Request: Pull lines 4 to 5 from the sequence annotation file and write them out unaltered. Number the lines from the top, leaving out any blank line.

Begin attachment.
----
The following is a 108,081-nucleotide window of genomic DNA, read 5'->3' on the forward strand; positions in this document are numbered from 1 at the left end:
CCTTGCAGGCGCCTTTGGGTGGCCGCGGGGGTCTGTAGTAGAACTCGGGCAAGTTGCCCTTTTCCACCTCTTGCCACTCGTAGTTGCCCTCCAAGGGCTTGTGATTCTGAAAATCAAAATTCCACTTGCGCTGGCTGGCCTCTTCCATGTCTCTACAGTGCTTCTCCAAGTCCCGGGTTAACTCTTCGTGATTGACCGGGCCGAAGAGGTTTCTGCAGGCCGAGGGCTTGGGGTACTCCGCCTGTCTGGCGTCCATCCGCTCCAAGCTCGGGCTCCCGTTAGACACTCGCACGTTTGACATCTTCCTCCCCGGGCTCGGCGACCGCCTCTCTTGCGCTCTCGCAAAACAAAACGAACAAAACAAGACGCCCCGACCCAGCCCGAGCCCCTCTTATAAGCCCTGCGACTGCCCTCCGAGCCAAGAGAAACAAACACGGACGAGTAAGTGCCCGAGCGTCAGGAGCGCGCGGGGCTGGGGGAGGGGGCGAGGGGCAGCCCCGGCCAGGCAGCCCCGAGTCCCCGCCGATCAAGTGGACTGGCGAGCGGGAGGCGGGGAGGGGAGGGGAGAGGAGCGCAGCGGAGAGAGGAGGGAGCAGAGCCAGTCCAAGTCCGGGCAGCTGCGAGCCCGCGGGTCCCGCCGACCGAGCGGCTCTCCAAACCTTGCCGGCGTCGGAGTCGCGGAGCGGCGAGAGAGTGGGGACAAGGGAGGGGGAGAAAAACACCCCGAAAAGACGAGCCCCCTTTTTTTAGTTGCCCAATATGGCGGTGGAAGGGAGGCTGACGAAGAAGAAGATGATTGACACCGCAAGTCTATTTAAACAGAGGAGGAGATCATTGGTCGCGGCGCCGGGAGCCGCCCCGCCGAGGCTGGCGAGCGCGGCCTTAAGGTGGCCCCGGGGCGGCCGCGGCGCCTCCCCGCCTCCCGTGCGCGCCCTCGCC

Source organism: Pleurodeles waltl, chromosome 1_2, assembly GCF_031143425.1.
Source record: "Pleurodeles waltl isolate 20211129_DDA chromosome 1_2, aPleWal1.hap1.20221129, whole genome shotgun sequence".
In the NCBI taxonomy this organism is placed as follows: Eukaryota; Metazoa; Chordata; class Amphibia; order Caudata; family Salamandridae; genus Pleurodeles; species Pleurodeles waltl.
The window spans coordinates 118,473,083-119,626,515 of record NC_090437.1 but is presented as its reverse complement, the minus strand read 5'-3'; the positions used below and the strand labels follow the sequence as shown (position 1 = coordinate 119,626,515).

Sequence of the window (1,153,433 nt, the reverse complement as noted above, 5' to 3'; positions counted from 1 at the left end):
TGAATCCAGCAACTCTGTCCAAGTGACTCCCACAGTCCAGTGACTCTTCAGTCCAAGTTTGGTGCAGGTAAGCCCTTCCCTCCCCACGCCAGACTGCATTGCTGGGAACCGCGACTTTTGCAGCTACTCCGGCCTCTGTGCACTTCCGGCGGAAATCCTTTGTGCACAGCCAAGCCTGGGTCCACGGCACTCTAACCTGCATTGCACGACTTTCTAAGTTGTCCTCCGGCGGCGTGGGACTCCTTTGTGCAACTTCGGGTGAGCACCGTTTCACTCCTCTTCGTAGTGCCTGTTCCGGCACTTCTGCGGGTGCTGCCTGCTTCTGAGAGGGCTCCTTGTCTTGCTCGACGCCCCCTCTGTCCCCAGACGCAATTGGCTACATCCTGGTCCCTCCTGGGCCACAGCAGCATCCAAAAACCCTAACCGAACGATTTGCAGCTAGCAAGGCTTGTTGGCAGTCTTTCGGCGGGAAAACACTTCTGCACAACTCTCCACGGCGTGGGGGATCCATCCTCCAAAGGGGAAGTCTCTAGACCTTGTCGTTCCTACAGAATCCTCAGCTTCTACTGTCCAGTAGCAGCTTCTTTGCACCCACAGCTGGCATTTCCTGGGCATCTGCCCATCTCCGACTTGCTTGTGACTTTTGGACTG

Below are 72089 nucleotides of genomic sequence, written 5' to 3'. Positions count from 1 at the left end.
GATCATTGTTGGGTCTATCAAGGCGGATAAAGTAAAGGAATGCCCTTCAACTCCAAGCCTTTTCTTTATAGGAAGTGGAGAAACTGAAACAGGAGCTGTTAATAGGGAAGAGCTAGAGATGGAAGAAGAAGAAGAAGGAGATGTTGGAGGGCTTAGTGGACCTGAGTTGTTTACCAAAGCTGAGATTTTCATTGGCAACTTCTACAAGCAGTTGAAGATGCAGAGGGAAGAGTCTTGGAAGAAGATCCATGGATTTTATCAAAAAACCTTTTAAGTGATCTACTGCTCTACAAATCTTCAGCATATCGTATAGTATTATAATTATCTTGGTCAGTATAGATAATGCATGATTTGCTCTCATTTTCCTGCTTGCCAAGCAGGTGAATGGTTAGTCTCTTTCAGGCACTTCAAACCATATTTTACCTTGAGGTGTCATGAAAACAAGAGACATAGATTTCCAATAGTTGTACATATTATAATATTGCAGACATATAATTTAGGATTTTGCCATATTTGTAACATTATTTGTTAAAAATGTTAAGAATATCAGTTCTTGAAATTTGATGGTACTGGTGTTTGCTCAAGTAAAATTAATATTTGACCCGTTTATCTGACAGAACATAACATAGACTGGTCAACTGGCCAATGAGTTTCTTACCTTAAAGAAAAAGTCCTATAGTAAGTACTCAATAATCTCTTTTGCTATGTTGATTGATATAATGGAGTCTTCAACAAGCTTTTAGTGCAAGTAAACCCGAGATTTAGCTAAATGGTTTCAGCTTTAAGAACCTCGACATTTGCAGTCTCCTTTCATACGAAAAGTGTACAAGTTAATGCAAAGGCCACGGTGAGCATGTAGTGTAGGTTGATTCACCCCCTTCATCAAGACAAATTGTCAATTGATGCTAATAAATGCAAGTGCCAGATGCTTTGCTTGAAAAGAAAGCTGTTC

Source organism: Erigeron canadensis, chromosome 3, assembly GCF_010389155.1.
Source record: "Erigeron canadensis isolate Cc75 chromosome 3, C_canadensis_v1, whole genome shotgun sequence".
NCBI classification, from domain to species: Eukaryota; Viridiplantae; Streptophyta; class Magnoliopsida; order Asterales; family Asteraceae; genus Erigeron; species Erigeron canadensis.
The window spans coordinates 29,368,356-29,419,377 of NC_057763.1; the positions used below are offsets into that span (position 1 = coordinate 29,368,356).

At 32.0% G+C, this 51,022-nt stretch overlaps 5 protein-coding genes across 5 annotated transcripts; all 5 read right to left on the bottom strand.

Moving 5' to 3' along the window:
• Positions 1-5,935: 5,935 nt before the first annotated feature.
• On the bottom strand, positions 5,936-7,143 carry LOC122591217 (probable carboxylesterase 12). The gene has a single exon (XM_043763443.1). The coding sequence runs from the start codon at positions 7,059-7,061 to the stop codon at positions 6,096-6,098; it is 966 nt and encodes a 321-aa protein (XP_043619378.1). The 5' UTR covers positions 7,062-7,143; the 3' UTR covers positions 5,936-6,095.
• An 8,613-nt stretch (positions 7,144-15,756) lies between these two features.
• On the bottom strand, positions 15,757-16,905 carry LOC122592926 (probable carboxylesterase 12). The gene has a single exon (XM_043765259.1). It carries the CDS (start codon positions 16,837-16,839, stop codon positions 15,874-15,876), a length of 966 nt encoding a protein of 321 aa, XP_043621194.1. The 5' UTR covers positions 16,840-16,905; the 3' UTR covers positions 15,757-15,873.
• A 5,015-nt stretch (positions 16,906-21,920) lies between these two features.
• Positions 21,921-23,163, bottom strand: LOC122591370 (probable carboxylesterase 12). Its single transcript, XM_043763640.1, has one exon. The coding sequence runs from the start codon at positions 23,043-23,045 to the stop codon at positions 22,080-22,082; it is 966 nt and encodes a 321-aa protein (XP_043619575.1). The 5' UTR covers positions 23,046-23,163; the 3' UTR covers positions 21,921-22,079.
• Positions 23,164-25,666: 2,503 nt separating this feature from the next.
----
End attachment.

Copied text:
Source record: "Pleurodeles waltl isolate 20211129_DDA chromosome 1_2, aPleWal1.hap1.20221129, whole genome shotgun sequence".
In the NCBI taxonomy this organism is placed as follows: Eukaryota; Metazoa; Chordata; class Amphibia; order Caudata; family Salamandridae; genus Pleurodeles; species Pleurodeles waltl.